I always knew that small private aircraft engines were fungible with lawnmowers! :slight_smile:

(ETA: I actually flew gliders more than actual, y’know, airplanes, so forgive me if I’m uneducated in details like these. :slight_smile: )

No, it used an electric starter but the starter didn’t have an electrical solenoid that engaged the starter. That part was manual.

A Cessna 150 would have something like a 200 cubic inch engine with a compression of 75 psi over 4 cyclinders. not really possible to pull start it like a lawnmower.

I remember my dad on more than one occasion, would bring his tool kit if my car was ever stranded. He would usually start at the battery and terminals, and quickly work his way to the solenoid. Amazing how a pair of pliers could get the thing up and running again by touching the two poles of the solenoid with the pliers. It was like magic.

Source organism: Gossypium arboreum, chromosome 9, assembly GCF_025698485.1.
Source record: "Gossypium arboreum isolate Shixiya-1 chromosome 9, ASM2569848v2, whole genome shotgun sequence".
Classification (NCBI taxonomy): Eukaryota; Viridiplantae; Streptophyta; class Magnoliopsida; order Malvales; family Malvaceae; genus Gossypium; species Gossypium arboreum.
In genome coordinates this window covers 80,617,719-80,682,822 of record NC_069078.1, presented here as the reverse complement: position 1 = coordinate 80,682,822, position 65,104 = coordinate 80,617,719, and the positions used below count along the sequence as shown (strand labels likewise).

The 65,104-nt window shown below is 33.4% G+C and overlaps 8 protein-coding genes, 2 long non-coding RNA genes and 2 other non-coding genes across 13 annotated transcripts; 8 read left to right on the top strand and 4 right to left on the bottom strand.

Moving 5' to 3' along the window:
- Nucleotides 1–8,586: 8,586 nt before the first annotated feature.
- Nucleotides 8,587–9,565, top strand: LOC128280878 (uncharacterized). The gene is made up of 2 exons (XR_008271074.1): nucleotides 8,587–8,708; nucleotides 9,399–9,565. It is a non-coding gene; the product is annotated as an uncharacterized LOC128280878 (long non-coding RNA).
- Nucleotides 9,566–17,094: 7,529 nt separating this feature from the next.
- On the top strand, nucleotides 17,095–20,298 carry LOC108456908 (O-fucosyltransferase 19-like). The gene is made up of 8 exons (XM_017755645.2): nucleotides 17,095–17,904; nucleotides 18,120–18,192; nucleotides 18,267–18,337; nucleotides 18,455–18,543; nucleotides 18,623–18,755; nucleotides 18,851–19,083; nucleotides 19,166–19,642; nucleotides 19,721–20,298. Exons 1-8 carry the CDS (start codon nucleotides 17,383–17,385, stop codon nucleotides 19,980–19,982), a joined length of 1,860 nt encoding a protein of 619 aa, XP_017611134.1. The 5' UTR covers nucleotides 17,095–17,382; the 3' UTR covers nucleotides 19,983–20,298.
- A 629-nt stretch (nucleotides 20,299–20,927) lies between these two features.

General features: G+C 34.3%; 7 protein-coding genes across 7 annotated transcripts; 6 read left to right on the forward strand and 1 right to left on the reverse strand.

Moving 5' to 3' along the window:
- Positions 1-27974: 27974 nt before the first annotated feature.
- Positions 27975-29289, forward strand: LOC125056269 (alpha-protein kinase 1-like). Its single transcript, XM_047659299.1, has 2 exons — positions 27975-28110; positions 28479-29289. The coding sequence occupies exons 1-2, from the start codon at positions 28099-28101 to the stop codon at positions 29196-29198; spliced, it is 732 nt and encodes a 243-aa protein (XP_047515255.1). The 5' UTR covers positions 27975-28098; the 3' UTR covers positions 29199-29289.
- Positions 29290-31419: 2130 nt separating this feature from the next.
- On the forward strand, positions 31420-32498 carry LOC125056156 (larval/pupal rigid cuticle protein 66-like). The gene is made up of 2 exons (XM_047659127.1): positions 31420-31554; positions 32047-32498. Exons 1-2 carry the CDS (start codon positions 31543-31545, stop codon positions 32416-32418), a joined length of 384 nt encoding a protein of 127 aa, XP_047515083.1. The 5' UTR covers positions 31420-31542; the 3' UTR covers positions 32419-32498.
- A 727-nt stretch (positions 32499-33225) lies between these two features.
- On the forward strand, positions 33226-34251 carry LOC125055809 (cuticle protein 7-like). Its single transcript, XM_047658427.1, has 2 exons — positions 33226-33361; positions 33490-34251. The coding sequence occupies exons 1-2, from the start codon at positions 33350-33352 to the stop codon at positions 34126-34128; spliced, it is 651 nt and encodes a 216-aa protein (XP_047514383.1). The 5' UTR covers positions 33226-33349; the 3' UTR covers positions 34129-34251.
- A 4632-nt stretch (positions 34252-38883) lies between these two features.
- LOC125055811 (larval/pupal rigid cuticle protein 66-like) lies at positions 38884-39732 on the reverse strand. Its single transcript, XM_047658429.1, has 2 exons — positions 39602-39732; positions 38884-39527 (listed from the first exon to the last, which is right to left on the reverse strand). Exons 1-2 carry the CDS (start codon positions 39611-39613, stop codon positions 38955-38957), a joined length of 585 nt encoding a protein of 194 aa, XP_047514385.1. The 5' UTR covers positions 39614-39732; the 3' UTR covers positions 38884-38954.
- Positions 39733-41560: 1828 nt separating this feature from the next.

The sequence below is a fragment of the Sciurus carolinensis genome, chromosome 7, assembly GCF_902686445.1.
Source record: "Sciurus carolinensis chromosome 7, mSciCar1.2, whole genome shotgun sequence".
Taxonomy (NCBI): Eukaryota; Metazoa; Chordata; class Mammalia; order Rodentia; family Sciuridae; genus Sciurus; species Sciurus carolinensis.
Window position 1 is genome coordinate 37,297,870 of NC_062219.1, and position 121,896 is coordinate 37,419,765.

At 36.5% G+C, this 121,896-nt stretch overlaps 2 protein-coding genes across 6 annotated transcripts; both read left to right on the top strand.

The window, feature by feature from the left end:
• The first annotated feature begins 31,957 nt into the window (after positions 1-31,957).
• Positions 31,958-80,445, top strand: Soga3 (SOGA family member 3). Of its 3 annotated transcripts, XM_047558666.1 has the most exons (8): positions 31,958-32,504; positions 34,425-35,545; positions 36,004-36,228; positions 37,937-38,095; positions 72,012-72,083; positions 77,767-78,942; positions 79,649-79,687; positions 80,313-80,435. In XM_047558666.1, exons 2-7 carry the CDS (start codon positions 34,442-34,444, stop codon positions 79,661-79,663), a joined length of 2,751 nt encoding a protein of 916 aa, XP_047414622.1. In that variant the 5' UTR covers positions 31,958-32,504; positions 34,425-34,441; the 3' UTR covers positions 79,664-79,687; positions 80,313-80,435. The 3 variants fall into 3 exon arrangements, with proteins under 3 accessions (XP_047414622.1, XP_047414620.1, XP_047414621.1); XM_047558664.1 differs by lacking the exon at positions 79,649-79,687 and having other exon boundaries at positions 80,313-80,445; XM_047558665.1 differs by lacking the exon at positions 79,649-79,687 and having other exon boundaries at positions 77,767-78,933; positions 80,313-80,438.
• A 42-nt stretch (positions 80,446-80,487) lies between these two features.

Johnny, I flew a Cessna 140 that had the pull starter too. I think they are great, nice not to have to mess with a key and if I’m understanding correctly, it’s just a manual way of skipping having a solenoid altogether.

Perhaps on my Bearhawk project I hope to start early next year, I may rig it up like this too. It would be one less thing that could go wrong in the bush, out in the middle of nowhere.

OK, now I’m going to have to look up how a starter actually works! :stuck_out_tongue: I think the way it works with a solenoid is that when you turn the key (or step on the starter in my old jeep) the solenoid pushes a gear that engages the engine’s flywheel. When the gear is engaged, the starter motor turns, turning the gear that the solenoid engaged with the flywheel, turning the flywheel, which turns the crank that moves the pistons, etc.